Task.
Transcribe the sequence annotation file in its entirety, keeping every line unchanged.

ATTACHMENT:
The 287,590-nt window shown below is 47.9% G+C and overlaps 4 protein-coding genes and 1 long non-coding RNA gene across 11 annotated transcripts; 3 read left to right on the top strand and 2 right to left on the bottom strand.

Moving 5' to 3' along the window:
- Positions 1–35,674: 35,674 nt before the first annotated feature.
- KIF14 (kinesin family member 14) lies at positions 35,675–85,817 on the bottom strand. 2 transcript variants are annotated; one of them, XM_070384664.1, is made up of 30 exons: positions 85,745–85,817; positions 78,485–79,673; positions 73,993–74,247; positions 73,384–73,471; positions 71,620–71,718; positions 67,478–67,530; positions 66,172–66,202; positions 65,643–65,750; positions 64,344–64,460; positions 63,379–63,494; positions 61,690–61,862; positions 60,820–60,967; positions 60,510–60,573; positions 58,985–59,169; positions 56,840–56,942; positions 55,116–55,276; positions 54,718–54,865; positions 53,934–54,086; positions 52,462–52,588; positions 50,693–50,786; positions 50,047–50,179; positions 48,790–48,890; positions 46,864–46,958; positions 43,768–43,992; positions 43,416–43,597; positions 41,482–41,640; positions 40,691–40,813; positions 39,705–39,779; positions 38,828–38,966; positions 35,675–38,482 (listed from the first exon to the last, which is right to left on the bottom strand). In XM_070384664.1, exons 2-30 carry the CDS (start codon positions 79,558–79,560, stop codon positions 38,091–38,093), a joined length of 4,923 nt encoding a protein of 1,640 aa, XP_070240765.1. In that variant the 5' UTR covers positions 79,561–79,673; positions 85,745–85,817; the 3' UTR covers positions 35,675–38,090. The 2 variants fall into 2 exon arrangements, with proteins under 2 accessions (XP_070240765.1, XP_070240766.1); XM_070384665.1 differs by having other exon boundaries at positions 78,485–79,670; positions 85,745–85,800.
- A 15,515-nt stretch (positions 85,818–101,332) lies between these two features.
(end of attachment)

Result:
The 287,590-nt window shown below is 47.9% G+C and overlaps 4 protein-coding genes and 1 long non-coding RNA gene across 11 annotated transcripts; 3 read left to right on the top strand and 2 right to left on the bottom strand.

Moving 5' to 3' along the window:
- Positions 1–35,674: 35,674 nt before the first annotated feature.
- KIF14 (kinesin family member 14) lies at positions 35,675–85,817 on the bottom strand. 2 transcript variants are annotated; one of them, XM_070384664.1, is made up of 30 exons: positions 85,745–85,817; positions 78,485–79,673; positions 73,993–74,247; positions 73,384–73,471; positions 71,620–71,718; positions 67,478–67,530; positions 66,172–66,202; positions 65,643–65,750; positions 64,344–64,460; positions 63,379–63,494; positions 61,690–61,862; positions 60,820–60,967; positions 60,510–60,573; positions 58,985–59,169; positions 56,840–56,942; positions 55,116–55,276; positions 54,718–54,865; positions 53,934–54,086; positions 52,462–52,588; positions 50,693–50,786; positions 50,047–50,179; positions 48,790–48,890; positions 46,864–46,958; positions 43,768–43,992; positions 43,416–43,597; positions 41,482–41,640; positions 40,691–40,813; positions 39,705–39,779; positions 38,828–38,966; positions 35,675–38,482 (listed from the first exon to the last, which is right to left on the bottom strand). In XM_070384664.1, exons 2-30 carry the CDS (start codon positions 79,558–79,560, stop codon positions 38,091–38,093), a joined length of 4,923 nt encoding a protein of 1,640 aa, XP_070240765.1. In that variant the 5' UTR covers positions 79,561–79,673; positions 85,745–85,817; the 3' UTR covers positions 35,675–38,090. The 2 variants fall into 2 exon arrangements, with proteins under 2 accessions (XP_070240765.1, XP_070240766.1); XM_070384665.1 differs by having other exon boundaries at positions 78,485–79,670; positions 85,745–85,800.
- A 15,515-nt stretch (positions 85,818–101,332) lies between these two features.